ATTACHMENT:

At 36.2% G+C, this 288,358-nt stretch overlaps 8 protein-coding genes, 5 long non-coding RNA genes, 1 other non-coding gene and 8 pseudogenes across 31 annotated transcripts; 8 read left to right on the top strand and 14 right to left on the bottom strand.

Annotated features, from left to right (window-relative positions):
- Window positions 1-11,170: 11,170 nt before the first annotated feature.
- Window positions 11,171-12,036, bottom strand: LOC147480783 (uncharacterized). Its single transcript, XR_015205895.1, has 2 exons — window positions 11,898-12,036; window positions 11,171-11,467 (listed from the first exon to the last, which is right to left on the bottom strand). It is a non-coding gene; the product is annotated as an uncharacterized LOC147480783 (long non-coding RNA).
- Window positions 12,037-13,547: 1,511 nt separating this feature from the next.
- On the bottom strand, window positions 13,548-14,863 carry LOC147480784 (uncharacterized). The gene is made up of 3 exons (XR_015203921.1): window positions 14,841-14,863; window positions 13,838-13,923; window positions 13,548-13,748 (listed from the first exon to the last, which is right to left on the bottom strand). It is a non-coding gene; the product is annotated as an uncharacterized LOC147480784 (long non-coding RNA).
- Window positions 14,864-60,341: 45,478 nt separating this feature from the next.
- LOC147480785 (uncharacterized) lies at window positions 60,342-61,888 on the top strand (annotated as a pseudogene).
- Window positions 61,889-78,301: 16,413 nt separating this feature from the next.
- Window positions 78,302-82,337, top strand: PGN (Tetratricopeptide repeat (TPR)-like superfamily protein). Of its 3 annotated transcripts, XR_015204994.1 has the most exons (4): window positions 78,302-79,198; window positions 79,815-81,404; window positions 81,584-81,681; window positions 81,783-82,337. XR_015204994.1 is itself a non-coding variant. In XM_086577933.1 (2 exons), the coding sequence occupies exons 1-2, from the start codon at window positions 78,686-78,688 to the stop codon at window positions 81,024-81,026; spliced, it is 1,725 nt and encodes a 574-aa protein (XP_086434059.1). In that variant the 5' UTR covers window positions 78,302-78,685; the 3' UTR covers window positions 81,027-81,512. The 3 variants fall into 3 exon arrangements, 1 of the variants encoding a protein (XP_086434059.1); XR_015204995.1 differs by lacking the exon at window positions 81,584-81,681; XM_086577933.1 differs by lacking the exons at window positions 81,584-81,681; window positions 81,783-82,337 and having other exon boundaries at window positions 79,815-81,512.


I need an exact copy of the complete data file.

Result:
At 36.2% G+C, this 288,358-nt stretch overlaps 8 protein-coding genes, 5 long non-coding RNA genes, 1 other non-coding gene and 8 pseudogenes across 31 annotated transcripts; 8 read left to right on the top strand and 14 right to left on the bottom strand.

Annotated features, from left to right (window-relative positions):
- Window positions 1-11,170: 11,170 nt before the first annotated feature.
- Window positions 11,171-12,036, bottom strand: LOC147480783 (uncharacterized). Its single transcript, XR_015205895.1, has 2 exons — window positions 11,898-12,036; window positions 11,171-11,467 (listed from the first exon to the last, which is right to left on the bottom strand). It is a non-coding gene; the product is annotated as an uncharacterized LOC147480783 (long non-coding RNA).
- Window positions 12,037-13,547: 1,511 nt separating this feature from the next.
- On the bottom strand, window positions 13,548-14,863 carry LOC147480784 (uncharacterized). The gene is made up of 3 exons (XR_015203921.1): window positions 14,841-14,863; window positions 13,838-13,923; window positions 13,548-13,748 (listed from the first exon to the last, which is right to left on the bottom strand). It is a non-coding gene; the product is annotated as an uncharacterized LOC147480784 (long non-coding RNA).
- Window positions 14,864-60,341: 45,478 nt separating this feature from the next.
- LOC147480785 (uncharacterized) lies at window positions 60,342-61,888 on the top strand (annotated as a pseudogene).
- Window positions 61,889-78,301: 16,413 nt separating this feature from the next.
- Window positions 78,302-82,337, top strand: PGN (Tetratricopeptide repeat (TPR)-like superfamily protein). Of its 3 annotated transcripts, XR_015204994.1 has the most exons (4): window positions 78,302-79,198; window positions 79,815-81,404; window positions 81,584-81,681; window positions 81,783-82,337. XR_015204994.1 is itself a non-coding variant. In XM_086577933.1 (2 exons), the coding sequence occupies exons 1-2, from the start codon at window positions 78,686-78,688 to the stop codon at window positions 81,024-81,026; spliced, it is 1,725 nt and encodes a 574-aa protein (XP_086434059.1). In that variant the 5' UTR covers window positions 78,302-78,685; the 3' UTR covers window positions 81,027-81,512. The 3 variants fall into 3 exon arrangements, 1 of the variants encoding a protein (XP_086434059.1); XR_015204995.1 differs by lacking the exon at window positions 81,584-81,681; XM_086577933.1 differs by lacking the exons at window positions 81,584-81,681; window positions 81,783-82,337 and having other exon boundaries at window positions 79,815-81,512.